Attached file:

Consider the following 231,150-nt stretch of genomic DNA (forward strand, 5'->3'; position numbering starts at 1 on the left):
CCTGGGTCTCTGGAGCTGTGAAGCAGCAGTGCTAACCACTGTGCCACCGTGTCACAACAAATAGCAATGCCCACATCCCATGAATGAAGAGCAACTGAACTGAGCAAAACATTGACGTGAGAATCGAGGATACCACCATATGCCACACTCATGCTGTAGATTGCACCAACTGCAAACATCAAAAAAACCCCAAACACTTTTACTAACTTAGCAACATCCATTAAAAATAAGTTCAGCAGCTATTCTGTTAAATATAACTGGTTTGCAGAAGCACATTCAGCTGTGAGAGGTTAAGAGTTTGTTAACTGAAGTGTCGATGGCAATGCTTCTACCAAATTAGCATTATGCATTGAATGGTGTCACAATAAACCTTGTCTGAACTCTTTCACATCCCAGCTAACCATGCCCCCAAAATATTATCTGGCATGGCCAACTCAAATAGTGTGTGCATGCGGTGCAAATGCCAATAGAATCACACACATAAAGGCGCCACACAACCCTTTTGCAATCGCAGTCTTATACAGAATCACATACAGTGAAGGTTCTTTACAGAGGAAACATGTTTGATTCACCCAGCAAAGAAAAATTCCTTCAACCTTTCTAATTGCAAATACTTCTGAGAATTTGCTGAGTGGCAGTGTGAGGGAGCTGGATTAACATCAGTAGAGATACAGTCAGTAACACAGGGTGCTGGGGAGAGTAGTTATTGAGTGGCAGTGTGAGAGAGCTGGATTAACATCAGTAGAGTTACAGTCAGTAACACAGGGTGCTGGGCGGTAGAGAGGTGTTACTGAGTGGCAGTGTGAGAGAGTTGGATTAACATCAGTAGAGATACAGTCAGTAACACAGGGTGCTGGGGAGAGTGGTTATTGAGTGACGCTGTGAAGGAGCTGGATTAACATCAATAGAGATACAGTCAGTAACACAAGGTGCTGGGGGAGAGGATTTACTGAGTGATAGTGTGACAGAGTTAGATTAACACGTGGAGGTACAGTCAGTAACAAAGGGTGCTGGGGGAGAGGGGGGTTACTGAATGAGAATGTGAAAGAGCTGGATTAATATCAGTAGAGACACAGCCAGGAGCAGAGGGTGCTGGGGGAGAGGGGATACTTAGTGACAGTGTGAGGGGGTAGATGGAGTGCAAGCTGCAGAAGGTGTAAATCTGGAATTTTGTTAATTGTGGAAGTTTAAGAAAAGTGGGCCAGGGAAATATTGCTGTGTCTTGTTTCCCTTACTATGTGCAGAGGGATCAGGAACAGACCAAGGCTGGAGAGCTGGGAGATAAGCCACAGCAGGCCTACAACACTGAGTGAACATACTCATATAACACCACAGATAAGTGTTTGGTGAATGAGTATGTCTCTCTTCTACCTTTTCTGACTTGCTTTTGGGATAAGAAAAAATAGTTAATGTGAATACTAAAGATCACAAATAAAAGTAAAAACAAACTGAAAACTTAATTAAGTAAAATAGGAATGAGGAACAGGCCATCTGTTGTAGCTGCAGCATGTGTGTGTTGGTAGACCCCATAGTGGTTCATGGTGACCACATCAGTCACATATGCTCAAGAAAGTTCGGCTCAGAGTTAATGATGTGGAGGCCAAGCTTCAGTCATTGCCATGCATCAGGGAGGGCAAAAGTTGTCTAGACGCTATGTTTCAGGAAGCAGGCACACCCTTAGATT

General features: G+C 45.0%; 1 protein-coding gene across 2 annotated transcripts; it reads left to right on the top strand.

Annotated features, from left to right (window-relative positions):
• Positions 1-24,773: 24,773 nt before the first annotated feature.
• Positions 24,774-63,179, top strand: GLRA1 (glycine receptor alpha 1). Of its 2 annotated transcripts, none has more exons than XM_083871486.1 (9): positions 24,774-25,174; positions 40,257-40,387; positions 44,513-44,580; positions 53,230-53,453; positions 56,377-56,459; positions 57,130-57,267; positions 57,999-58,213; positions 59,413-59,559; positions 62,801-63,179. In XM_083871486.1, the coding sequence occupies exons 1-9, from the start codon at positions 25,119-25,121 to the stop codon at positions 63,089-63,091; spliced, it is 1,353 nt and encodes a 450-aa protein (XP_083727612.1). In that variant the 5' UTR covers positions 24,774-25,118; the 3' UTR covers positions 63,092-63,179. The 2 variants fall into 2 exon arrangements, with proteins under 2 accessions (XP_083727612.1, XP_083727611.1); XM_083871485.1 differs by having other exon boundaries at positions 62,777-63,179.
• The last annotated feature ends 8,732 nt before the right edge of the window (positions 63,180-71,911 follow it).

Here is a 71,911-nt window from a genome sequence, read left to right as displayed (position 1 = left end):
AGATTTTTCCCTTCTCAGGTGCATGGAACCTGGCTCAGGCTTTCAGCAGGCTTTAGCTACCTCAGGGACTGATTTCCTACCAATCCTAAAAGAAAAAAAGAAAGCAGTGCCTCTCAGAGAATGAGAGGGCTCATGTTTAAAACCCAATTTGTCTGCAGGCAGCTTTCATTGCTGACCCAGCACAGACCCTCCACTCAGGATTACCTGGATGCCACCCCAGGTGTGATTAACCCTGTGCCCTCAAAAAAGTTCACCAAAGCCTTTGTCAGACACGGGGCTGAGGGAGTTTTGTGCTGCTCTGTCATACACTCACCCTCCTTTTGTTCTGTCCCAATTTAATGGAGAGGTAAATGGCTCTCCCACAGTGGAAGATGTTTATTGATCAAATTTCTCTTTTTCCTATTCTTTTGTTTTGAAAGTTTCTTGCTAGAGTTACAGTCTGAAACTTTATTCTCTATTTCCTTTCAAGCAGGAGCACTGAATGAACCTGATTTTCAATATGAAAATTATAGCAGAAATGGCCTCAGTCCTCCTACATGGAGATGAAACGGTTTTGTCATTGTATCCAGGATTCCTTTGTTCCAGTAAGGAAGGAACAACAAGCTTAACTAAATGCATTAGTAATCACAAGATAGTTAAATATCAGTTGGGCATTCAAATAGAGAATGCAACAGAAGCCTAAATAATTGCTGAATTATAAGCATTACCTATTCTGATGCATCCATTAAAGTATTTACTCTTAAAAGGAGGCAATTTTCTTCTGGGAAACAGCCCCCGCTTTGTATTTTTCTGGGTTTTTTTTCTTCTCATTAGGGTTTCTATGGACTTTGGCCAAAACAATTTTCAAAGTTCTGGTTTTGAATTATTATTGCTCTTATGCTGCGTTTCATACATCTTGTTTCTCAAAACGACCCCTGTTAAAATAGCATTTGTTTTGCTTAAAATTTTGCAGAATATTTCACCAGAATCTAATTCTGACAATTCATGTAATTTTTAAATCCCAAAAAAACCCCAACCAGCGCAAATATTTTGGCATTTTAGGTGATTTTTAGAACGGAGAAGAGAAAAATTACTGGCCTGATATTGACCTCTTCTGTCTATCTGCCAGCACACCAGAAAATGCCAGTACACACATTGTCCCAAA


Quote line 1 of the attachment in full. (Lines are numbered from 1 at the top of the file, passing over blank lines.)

Consider the following 231,150-nt stretch of genomic DNA (forward strand, 5'->3'; position numbering starts at 1 on the left):